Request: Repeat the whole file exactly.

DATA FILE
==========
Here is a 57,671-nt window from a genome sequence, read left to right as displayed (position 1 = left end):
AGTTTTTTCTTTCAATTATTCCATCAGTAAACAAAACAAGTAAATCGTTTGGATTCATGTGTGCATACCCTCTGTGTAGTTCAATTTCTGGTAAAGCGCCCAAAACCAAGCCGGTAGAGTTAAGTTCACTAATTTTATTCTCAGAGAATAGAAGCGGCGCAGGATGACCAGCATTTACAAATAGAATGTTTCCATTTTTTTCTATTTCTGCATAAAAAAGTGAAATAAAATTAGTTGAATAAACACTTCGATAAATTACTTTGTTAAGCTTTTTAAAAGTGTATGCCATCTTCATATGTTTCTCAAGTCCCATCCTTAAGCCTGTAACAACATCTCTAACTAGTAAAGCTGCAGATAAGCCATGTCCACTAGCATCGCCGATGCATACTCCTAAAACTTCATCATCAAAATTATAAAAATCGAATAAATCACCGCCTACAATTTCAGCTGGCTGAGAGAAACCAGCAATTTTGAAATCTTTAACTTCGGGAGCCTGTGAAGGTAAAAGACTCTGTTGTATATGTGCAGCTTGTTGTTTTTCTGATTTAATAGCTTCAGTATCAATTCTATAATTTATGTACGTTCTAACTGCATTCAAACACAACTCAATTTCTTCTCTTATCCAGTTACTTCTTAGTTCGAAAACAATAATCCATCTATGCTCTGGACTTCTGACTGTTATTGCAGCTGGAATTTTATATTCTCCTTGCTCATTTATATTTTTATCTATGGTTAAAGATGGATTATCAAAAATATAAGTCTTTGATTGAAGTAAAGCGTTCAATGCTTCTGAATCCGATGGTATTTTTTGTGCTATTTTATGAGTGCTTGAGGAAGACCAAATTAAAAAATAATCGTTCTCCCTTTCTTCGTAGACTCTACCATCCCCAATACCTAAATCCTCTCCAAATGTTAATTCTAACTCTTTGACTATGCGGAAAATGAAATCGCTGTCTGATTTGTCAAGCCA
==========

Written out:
Here is a 57,671-nt window from a genome sequence, read left to right as displayed (position 1 = left end):
AGTTTTTTCTTTCAATTATTCCATCAGTAAACAAAACAAGTAAATCGTTTGGATTCATGTGTGCATACCCTCTGTGTAGTTCAATTTCTGGTAAAGCGCCCAAAACCAAGCCGGTAGAGTTAAGTTCACTAATTTTATTCTCAGAGAATAGAAGCGGCGCAGGATGACCAGCATTTACAAATAGAATGTTTCCATTTTTTTCTATTTCTGCATAAAAAAGTGAAATAAAATTAGTTGAATAAACACTTCGATAAATTACTTTGTTAAGCTTTTTAAAAGTGTATGCCATCTTCATATGTTTCTCAAGTCCCATCCTTAAGCCTGTAACAACATCTCTAACTAGTAAAGCTGCAGATAAGCCATGTCCACTAGCATCGCCGATGCATACTCCTAAAACTTCATCATCAAAATTATAAAAATCGAATAAATCACCGCCTACAATTTCAGCTGGCTGAGAGAAACCAGCAATTTTGAAATCTTTAACTTCGGGAGCCTGTGAAGGTAAAAGACTCTGTTGTATATGTGCAGCTTGTTGTTTTTCTGATTTAATAGCTTCAGTATCAATTCTATAATTTATGTACGTTCTAACTGCATTCAAACACAACTCAATTTCTTCTCTTATCCAGTTACTTCTTAGTTCGAAAACAATAATCCATCTATGCTCTGGACTTCTGACTGTTATTGCAGCTGGAATTTTATATTCTCCTTGCTCATTTATATTTTTATCTATGGTTAAAGATGGATTATCAAAAATATAAGTCTTTGATTGAAGTAAAGCGTTCAATGCTTCTGAATCCGATGGTATTTTTTGTGCTATTTTATGAGTGCTTGAGGAAGACCAAATTAAAAAATAATCGTTCTCCCTTTCTTCGTAGACTCTACCATCCCCAATACCTAAATCCTCTCCAAATGTTAATTCTAACTCTTTGACTATGCGGAAAATGAAATCGCTGTCTGATTTGTCAAGCCA